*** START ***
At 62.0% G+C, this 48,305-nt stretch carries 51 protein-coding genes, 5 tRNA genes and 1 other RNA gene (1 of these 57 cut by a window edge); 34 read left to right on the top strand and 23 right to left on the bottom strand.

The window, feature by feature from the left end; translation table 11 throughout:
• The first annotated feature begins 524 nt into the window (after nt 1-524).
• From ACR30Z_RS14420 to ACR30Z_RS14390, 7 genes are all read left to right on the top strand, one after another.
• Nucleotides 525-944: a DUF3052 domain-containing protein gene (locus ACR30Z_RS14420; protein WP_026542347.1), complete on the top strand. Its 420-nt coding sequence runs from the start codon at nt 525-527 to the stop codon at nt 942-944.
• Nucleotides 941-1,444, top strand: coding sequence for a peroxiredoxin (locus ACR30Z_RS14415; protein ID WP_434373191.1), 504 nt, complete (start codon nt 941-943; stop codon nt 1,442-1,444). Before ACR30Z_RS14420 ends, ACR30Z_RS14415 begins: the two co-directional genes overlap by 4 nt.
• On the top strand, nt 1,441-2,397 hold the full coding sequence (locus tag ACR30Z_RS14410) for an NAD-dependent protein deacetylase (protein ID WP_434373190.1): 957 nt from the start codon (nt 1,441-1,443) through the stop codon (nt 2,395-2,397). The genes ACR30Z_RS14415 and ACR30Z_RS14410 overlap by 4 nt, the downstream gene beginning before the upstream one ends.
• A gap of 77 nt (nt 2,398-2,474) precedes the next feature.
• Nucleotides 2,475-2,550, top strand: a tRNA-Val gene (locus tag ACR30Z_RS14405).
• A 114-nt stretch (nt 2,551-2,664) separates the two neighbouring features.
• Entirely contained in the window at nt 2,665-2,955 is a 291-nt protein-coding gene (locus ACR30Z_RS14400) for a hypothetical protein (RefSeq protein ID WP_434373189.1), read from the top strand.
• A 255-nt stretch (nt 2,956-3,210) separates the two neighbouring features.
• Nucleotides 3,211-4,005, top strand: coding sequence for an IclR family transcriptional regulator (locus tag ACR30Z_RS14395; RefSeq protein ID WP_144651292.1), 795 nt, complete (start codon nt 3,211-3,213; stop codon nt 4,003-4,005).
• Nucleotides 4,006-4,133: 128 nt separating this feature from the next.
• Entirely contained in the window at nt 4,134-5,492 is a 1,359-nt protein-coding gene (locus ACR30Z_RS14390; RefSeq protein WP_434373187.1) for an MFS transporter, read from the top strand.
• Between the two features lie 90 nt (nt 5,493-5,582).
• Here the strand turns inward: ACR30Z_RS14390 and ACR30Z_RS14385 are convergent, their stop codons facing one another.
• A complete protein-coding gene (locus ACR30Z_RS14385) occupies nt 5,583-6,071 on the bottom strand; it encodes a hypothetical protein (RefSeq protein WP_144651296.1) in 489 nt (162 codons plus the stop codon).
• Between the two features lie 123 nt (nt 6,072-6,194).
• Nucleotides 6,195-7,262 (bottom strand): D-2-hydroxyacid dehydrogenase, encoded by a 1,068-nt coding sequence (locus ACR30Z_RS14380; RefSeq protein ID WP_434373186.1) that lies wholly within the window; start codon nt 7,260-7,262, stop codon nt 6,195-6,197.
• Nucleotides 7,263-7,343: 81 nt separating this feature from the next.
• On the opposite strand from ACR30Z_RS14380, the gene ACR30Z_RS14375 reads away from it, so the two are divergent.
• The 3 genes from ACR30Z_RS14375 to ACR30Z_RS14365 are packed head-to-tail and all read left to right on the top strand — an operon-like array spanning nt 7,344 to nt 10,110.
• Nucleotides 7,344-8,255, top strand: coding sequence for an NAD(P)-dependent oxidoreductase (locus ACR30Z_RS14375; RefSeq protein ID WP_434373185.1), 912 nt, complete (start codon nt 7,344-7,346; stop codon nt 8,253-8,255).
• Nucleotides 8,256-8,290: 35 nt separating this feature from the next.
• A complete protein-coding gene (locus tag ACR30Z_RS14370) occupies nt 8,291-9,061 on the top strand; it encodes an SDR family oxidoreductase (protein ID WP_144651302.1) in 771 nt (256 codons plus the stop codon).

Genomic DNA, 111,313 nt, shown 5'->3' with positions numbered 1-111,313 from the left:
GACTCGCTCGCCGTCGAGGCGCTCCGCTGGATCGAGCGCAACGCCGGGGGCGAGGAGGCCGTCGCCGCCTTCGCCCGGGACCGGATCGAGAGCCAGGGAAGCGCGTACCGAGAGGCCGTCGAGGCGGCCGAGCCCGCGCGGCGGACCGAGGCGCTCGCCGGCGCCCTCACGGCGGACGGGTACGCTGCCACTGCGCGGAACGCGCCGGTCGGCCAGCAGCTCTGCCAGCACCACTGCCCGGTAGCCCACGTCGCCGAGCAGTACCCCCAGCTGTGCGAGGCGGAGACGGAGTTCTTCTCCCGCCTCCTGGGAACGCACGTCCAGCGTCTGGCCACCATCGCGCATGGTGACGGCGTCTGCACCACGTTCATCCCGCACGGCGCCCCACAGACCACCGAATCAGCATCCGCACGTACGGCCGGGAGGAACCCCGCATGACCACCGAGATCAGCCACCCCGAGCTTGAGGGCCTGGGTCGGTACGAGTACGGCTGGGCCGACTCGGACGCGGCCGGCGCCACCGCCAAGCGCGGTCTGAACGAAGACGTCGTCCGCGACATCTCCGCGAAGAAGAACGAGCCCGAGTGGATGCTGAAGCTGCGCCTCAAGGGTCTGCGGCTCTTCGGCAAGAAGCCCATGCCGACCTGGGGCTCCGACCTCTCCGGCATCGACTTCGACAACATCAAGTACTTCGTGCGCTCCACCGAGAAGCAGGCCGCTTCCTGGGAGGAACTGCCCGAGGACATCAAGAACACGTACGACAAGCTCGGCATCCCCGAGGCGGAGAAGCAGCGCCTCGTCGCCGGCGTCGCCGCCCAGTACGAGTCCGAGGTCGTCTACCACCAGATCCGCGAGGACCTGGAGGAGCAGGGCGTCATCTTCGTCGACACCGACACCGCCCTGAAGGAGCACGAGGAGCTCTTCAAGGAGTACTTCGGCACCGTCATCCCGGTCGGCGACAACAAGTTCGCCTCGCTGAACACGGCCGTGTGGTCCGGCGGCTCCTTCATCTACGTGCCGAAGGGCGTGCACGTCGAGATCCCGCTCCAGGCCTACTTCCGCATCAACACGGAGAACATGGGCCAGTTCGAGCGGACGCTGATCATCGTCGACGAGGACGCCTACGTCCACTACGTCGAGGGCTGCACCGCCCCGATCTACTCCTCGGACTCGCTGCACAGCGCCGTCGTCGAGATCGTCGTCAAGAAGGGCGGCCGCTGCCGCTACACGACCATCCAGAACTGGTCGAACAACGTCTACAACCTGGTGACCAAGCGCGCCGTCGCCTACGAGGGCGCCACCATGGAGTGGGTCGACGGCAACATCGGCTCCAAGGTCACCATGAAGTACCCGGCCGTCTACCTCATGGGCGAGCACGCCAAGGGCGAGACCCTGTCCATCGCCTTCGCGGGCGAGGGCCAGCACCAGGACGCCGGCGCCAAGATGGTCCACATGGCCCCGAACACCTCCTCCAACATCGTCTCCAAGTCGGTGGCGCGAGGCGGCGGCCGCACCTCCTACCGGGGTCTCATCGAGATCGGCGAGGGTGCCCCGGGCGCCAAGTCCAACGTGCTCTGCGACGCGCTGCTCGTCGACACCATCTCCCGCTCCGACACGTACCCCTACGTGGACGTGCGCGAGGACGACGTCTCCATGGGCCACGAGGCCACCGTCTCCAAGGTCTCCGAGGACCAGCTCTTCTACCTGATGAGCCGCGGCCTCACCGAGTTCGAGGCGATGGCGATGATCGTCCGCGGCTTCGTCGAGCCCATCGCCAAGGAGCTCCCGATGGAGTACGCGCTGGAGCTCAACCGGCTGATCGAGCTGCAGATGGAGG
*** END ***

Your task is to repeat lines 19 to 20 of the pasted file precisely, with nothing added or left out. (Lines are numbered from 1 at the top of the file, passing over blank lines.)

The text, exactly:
• Between the two features lie 123 nt (nt 6,072-6,194).
• Nucleotides 6,195-7,262 (bottom strand): D-2-hydroxyacid dehydrogenase, encoded by a 1,068-nt coding sequence (locus ACR30Z_RS14380; RefSeq protein ID WP_434373186.1) that lies wholly within the window; start codon nt 7,260-7,262, stop codon nt 6,195-6,197.